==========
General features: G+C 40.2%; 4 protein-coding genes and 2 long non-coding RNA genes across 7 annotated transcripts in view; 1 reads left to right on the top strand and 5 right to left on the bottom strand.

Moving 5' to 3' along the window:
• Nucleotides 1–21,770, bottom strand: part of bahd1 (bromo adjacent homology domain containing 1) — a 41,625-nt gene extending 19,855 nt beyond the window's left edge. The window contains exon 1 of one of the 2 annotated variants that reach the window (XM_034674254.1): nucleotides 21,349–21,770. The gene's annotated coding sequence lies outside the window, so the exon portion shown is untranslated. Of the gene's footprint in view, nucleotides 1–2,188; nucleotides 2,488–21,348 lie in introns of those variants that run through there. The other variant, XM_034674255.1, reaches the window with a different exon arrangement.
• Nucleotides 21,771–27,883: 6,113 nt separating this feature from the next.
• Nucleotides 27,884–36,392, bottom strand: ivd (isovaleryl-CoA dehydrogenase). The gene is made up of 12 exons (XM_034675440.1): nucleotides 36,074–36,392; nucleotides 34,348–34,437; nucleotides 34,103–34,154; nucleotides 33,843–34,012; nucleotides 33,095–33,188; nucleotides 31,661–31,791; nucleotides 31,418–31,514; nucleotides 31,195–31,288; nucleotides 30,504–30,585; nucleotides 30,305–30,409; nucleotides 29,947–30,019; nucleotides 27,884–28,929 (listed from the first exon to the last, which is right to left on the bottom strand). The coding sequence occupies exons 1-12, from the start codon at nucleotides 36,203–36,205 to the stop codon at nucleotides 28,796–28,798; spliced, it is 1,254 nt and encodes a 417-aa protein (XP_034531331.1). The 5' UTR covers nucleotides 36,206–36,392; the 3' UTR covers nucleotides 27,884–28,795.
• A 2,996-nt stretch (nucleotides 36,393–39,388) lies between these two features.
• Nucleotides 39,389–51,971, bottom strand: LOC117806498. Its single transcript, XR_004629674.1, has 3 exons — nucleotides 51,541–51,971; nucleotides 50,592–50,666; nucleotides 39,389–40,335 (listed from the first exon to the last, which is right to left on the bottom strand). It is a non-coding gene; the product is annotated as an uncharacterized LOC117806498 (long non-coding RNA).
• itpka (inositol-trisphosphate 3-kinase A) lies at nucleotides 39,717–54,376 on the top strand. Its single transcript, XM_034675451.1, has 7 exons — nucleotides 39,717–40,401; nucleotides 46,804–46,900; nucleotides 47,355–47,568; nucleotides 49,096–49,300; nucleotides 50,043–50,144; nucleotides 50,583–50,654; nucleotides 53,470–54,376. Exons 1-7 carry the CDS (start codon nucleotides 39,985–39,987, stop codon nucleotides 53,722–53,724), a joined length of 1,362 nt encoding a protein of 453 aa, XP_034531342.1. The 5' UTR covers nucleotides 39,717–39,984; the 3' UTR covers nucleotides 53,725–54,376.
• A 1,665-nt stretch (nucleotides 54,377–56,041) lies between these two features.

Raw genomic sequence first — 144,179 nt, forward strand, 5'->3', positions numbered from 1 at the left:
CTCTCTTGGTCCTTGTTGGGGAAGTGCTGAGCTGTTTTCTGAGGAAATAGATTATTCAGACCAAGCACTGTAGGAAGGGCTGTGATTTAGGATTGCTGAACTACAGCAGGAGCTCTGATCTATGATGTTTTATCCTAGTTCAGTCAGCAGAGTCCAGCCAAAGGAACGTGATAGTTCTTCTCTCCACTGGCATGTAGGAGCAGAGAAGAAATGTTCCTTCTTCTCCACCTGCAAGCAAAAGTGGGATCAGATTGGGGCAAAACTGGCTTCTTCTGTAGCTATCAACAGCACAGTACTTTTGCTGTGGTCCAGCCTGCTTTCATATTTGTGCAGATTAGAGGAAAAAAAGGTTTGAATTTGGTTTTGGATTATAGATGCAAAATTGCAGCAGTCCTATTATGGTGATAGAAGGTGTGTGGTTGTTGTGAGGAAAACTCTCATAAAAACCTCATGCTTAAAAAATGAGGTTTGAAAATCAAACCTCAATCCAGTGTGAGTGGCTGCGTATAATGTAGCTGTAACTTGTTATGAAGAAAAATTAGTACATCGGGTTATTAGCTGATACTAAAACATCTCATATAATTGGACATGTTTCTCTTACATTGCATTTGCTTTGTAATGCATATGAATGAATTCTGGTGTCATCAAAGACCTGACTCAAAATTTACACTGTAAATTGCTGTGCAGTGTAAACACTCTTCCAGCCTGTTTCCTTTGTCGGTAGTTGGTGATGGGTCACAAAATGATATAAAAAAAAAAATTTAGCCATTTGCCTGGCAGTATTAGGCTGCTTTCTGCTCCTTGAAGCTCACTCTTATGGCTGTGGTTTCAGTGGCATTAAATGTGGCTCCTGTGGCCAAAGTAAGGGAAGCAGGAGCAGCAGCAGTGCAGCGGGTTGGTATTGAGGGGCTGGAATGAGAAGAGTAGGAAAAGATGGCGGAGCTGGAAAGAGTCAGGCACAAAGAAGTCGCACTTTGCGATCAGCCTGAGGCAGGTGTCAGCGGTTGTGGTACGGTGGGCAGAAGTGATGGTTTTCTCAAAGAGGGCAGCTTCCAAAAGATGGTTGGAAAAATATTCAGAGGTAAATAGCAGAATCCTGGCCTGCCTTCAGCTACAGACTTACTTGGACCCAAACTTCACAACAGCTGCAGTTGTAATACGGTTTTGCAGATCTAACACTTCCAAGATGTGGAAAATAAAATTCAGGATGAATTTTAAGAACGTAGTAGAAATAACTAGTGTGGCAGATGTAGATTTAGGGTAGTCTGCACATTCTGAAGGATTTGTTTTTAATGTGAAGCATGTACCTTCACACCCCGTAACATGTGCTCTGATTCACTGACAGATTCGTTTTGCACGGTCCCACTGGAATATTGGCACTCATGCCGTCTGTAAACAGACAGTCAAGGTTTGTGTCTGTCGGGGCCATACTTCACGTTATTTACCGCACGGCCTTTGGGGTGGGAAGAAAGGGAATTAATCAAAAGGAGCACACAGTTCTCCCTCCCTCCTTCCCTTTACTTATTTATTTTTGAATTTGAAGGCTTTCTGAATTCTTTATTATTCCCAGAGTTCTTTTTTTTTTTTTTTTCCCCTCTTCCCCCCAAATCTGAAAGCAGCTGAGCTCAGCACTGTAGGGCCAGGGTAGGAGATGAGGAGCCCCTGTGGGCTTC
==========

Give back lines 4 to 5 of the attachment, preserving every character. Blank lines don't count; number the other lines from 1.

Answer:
• Nucleotides 21,771–27,883: 6,113 nt separating this feature from the next.
• Nucleotides 27,884–36,392, bottom strand: ivd (isovaleryl-CoA dehydrogenase). The gene is made up of 12 exons (XM_034675440.1): nucleotides 36,074–36,392; nucleotides 34,348–34,437; nucleotides 34,103–34,154; nucleotides 33,843–34,012; nucleotides 33,095–33,188; nucleotides 31,661–31,791; nucleotides 31,418–31,514; nucleotides 31,195–31,288; nucleotides 30,504–30,585; nucleotides 30,305–30,409; nucleotides 29,947–30,019; nucleotides 27,884–28,929 (listed from the first exon to the last, which is right to left on the bottom strand). The coding sequence occupies exons 1-12, from the start codon at nucleotides 36,203–36,205 to the stop codon at nucleotides 28,796–28,798; spliced, it is 1,254 nt and encodes a 417-aa protein (XP_034531331.1). The 5' UTR covers nucleotides 36,206–36,392; the 3' UTR covers nucleotides 27,884–28,795.